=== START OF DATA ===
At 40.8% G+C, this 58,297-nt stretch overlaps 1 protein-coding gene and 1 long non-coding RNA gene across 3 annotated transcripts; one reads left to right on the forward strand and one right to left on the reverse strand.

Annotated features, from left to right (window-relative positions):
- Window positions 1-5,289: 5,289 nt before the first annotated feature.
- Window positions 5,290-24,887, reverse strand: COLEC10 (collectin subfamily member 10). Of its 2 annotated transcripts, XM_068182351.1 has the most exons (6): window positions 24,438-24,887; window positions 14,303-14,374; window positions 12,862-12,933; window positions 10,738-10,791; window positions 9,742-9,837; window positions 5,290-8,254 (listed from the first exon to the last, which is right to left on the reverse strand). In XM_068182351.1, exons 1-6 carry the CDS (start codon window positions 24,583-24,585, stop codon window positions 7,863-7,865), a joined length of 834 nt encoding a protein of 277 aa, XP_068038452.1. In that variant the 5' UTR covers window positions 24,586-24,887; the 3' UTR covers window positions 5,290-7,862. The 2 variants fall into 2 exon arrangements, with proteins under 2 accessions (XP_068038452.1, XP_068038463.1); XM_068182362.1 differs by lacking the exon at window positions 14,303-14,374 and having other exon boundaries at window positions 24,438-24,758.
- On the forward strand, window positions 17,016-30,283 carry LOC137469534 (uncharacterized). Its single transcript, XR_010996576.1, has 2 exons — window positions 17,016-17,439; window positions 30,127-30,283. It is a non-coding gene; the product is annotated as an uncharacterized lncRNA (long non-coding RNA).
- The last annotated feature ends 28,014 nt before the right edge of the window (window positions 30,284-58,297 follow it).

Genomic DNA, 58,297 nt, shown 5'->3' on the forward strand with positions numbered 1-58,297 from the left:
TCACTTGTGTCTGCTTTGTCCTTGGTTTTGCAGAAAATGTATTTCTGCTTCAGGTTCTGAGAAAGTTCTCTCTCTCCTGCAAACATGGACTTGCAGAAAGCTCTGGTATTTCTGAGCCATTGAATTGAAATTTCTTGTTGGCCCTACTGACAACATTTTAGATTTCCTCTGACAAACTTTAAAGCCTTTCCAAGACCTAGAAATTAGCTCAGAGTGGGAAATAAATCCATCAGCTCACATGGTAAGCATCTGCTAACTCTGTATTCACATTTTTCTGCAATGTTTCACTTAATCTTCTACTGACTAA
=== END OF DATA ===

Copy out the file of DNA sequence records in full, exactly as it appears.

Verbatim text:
At 40.8% G+C, this 58,297-nt stretch overlaps 1 protein-coding gene and 1 long non-coding RNA gene across 3 annotated transcripts; one reads left to right on the forward strand and one right to left on the reverse strand.

Annotated features, from left to right (window-relative positions):
- Window positions 1-5,289: 5,289 nt before the first annotated feature.
- Window positions 5,290-24,887, reverse strand: COLEC10 (collectin subfamily member 10). Of its 2 annotated transcripts, XM_068182351.1 has the most exons (6): window positions 24,438-24,887; window positions 14,303-14,374; window positions 12,862-12,933; window positions 10,738-10,791; window positions 9,742-9,837; window positions 5,290-8,254 (listed from the first exon to the last, which is right to left on the reverse strand). In XM_068182351.1, exons 1-6 carry the CDS (start codon window positions 24,583-24,585, stop codon window positions 7,863-7,865), a joined length of 834 nt encoding a protein of 277 aa, XP_068038452.1. In that variant the 5' UTR covers window positions 24,586-24,887; the 3' UTR covers window positions 5,290-7,862. The 2 variants fall into 2 exon arrangements, with proteins under 2 accessions (XP_068038452.1, XP_068038463.1); XM_068182362.1 differs by lacking the exon at window positions 14,303-14,374 and having other exon boundaries at window positions 24,438-24,758.
- On the forward strand, window positions 17,016-30,283 carry LOC137469534 (uncharacterized). Its single transcript, XR_010996576.1, has 2 exons — window positions 17,016-17,439; window positions 30,127-30,283. It is a non-coding gene; the product is annotated as an uncharacterized lncRNA (long non-coding RNA).
- The last annotated feature ends 28,014 nt before the right edge of the window (window positions 30,284-58,297 follow it).

Genomic DNA, 58,297 nt, shown 5'->3' on the forward strand with positions numbered 1-58,297 from the left:
TCACTTGTGTCTGCTTTGTCCTTGGTTTTGCAGAAAATGTATTTCTGCTTCAGGTTCTGAGAAAGTTCTCTCTCTCCTGCAAACATGGACTTGCAGAAAGCTCTGGTATTTCTGAGCCATTGAATTGAAATTTCTTGTTGGCCCTACTGACAACATTTTAGATTTCCTCTGACAAACTTTAAAGCCTTTCCAAGACCTAGAAATTAGCTCAGAGTGGGAAATAAATCCATCAGCTCACATGGTAAGCATCTGCTAACTCTGTATTCACATTTTTCTGCAATGTTTCACTTAATCTTCTACTGACTAA